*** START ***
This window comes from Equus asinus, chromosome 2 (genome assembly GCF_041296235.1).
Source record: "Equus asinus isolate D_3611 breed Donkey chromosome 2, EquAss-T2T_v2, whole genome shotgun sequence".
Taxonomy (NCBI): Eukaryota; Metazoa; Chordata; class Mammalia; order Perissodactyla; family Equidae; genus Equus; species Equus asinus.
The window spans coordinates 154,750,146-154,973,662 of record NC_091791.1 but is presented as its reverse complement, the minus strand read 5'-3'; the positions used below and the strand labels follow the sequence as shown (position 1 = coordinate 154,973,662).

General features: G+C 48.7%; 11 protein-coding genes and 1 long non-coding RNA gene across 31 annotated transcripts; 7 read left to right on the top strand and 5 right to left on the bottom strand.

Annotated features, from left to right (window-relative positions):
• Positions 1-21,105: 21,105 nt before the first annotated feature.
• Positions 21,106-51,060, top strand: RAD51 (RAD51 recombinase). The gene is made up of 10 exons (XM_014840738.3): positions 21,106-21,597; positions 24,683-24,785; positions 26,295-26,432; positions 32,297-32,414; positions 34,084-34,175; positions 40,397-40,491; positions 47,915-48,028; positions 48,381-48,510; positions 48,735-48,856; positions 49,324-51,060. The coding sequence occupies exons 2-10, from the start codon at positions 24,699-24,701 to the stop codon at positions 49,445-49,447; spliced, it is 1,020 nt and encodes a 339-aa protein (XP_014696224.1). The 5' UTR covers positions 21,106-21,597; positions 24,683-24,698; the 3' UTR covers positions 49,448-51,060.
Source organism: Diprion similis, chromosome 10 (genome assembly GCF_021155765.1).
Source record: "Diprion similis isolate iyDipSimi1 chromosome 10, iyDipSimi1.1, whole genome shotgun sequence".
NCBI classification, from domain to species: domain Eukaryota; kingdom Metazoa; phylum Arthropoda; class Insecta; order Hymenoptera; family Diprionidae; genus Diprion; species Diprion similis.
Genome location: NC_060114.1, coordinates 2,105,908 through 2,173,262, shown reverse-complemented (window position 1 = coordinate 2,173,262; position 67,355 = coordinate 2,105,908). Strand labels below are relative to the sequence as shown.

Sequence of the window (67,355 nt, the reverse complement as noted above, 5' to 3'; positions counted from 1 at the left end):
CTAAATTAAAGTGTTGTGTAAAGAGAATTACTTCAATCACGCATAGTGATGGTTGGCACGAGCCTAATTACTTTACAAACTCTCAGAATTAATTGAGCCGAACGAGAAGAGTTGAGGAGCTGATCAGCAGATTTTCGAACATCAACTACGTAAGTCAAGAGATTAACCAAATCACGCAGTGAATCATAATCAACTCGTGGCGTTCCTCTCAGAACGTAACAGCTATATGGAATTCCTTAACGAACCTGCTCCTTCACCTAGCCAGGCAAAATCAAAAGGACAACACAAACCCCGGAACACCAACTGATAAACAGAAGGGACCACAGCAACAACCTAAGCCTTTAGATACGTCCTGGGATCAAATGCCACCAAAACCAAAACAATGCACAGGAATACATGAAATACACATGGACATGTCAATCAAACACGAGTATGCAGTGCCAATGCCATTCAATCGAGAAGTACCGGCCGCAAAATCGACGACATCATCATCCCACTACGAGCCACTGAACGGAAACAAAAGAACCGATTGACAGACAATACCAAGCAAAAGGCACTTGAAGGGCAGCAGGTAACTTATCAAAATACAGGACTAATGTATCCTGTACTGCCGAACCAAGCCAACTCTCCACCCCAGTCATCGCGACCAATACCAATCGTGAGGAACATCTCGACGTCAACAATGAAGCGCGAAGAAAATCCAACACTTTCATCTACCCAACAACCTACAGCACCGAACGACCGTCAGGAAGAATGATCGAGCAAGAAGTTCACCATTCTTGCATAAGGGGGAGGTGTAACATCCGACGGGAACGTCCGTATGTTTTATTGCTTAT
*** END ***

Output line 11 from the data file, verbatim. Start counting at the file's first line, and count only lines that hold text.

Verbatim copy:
NCBI classification, from domain to species: domain Eukaryota; kingdom Metazoa; phylum Arthropoda; class Insecta; order Hymenoptera; family Diprionidae; genus Diprion; species Diprion similis.